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Questions, questions

Lin Scrannage reflects on the continuing local agenda after last summer's highly successful Presteigne Food Trail

 

I know that what is happening to the banking system at the moment is currently focusing peoples' attention, but it looks like it is set to come crashing down like a pack of cards (for those who haven't yet got their heads around fractional reserve banking and how our world has got caught up in the greed of it all, ''Zeigeist Addendum'' explains it well - one of the Zeitgeist movies - free to download).  If and when the SHTF, then what? It's all very well having set up a local money system but you can't eat money.

 

 

Look outside, at what is happening to our summer weather patterns. The effects of change in the gulf stream are upsetting our anticipated food harvests. We are into July and the only thing growing at the moment are potatoes: it is wet and humid - perfect for blight. A plague of slugs and snails are eating everything, soft fruit is rotting, aphids are destroying the new growth on all the fruit trees. There will be no spare honey from my bees again this year, and that’s just my garden!!  What is happening to commercial food crops at the moment? How are organic growers coping? Things are out of balance and will keep on getting worse. So what do we do - carry on importing foodstuffs from around the world, putting pressure on their water supplies etc?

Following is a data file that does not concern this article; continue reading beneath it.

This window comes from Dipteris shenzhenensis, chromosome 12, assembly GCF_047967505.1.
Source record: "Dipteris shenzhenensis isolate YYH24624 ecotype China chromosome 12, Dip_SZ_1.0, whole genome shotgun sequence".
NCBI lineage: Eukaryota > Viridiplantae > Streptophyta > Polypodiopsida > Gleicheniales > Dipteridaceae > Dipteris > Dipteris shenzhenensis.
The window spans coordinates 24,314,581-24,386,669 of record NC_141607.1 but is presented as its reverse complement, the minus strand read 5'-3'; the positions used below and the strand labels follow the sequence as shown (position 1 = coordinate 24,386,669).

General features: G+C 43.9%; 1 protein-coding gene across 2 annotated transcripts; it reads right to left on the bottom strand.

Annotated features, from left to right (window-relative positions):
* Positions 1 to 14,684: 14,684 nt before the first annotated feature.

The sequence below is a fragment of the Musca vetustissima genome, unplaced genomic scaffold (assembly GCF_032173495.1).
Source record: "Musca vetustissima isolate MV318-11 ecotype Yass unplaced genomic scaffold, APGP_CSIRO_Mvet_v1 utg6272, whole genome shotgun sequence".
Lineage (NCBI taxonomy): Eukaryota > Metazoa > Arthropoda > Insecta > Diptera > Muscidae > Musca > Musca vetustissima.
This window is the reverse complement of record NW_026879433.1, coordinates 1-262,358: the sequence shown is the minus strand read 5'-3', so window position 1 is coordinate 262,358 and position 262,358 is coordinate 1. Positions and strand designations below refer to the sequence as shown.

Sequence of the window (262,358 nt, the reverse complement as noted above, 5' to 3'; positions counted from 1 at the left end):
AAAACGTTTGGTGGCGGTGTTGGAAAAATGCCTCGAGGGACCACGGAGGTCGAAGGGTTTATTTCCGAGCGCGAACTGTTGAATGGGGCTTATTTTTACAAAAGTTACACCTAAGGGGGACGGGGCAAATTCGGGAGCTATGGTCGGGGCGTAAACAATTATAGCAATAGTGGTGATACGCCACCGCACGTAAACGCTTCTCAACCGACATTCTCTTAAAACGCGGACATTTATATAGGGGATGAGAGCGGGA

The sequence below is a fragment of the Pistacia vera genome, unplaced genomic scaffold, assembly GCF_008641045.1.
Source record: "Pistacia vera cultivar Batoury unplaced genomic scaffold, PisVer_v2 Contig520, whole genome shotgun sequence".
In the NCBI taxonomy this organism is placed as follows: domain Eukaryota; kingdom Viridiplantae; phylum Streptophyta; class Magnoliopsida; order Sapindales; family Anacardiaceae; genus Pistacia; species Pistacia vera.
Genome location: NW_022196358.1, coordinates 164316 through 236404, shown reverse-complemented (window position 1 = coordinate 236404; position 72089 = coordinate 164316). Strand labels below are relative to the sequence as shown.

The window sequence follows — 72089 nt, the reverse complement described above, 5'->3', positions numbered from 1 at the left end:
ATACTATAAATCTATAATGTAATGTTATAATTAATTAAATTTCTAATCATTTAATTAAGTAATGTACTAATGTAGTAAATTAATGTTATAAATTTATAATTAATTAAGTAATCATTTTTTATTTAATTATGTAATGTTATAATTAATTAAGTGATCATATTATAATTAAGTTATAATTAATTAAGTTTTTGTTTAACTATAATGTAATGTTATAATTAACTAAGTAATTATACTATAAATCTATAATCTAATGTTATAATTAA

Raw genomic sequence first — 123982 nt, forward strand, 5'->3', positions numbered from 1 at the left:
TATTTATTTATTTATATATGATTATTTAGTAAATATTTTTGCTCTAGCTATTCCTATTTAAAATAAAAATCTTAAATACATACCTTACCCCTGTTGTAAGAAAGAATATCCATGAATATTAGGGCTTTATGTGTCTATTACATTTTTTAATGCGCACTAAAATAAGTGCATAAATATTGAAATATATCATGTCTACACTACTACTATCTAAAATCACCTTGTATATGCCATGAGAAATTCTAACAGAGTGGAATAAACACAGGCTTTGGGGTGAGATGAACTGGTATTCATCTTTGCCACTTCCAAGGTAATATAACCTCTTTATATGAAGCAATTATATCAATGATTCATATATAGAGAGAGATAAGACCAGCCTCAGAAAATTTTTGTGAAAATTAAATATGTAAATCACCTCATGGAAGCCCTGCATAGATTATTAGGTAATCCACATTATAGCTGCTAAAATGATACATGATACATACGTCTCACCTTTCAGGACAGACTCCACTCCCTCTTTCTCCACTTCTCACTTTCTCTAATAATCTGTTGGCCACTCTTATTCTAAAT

I think that, instead of transferring our energy away to another issue like money, we should really focus in on food and micro energy supply. These are basic things that we all need and cannot live without (if push comes to shove money is only a concept anyway - it is not necessary for survival), We live in an area surrounded with farms - are we talking to the people who are custodians of the land? Do we know what they do, what they grow, how they use the land? What are their markets? How does their business make a living? Could they be persuaded to supply locally? Could we set up another CSA project? There is land on Broadaxe owned by Welsh Government sitting undeveloped for years now: would they allow us to set up a market garden until such time as they need it? What are all the people who had a job at the factory doing now?  What were their skills?

 

The really big question, in the short term, for me is ..........how do we work together? How do we reach consensus about what really matters in people's lives? How can we  focus our energy together to make meaningful change?

 

The Food Trail was an amazing day, in spite of all that could have gone wrong, simply because there was a clear vision, and we worked hard and held on to that. That energy could be carried forward into something remarkable and long-term, and I'm not talking about a food festival: I'm talking about a local food system that could support us in the future - employing local people, supplying local shops and schools. And a local energy system: Presteigne in former times had  water, gas and electric companies. God knows, technology has moved on since then, but we seem to lack the entrepreneurial vision and the passion that was around in the 19th century. But we all need to agree about what the most important thing to focus on is: identify skills and work together, and really connect to our partners in Kington and Knighton (who, for all we know, might be having similar thoughts!)

LS

 

 

 

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